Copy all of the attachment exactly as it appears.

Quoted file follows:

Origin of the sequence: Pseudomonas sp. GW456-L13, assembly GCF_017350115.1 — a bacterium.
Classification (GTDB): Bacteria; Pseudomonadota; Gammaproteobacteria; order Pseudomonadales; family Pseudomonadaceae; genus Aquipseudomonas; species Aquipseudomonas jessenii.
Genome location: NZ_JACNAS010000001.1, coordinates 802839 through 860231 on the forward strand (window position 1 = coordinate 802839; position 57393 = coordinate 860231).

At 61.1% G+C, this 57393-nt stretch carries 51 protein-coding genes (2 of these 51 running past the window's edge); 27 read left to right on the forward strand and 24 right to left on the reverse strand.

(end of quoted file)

Origin of the sequence: Pseudomonas sp. GW456-L13, assembly GCF_017350115.1 — a bacterium.
Classification (GTDB): Bacteria; Pseudomonadota; Gammaproteobacteria; order Pseudomonadales; family Pseudomonadaceae; genus Aquipseudomonas; species Aquipseudomonas jessenii.
Genome location: NZ_JACNAS010000001.1, coordinates 802839 through 860231 on the forward strand (window position 1 = coordinate 802839; position 57393 = coordinate 860231).

At 61.1% G+C, this 57393-nt stretch carries 51 protein-coding genes (2 of these 51 running past the window's edge); 27 read left to right on the forward strand and 24 right to left on the reverse strand.